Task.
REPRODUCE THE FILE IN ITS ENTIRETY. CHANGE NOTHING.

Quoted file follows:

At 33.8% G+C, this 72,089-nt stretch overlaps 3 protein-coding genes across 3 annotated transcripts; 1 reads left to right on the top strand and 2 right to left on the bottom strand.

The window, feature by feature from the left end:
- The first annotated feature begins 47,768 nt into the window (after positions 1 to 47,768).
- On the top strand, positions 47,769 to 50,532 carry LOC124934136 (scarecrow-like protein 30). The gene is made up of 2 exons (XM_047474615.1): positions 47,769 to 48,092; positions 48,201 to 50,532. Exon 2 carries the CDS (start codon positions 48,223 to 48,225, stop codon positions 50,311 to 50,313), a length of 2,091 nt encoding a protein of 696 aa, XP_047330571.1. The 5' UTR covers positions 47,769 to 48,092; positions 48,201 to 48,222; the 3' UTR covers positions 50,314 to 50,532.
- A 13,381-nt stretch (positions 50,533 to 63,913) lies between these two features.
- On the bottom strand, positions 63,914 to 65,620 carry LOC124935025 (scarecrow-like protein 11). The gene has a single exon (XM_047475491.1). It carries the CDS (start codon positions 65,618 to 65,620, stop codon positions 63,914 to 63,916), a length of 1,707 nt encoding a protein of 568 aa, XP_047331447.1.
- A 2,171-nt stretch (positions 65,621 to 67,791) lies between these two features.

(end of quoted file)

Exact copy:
At 33.8% G+C, this 72,089-nt stretch overlaps 3 protein-coding genes across 3 annotated transcripts; 1 reads left to right on the top strand and 2 right to left on the bottom strand.

The window, feature by feature from the left end:
- The first annotated feature begins 47,768 nt into the window (after positions 1 to 47,768).
- On the top strand, positions 47,769 to 50,532 carry LOC124934136 (scarecrow-like protein 30). The gene is made up of 2 exons (XM_047474615.1): positions 47,769 to 48,092; positions 48,201 to 50,532. Exon 2 carries the CDS (start codon positions 48,223 to 48,225, stop codon positions 50,311 to 50,313), a length of 2,091 nt encoding a protein of 696 aa, XP_047330571.1. The 5' UTR covers positions 47,769 to 48,092; positions 48,201 to 48,222; the 3' UTR covers positions 50,314 to 50,532.
- A 13,381-nt stretch (positions 50,533 to 63,913) lies between these two features.
- On the bottom strand, positions 63,914 to 65,620 carry LOC124935025 (scarecrow-like protein 11). The gene has a single exon (XM_047475491.1). It carries the CDS (start codon positions 65,618 to 65,620, stop codon positions 63,914 to 63,916), a length of 1,707 nt encoding a protein of 568 aa, XP_047331447.1.
- A 2,171-nt stretch (positions 65,621 to 67,791) lies between these two features.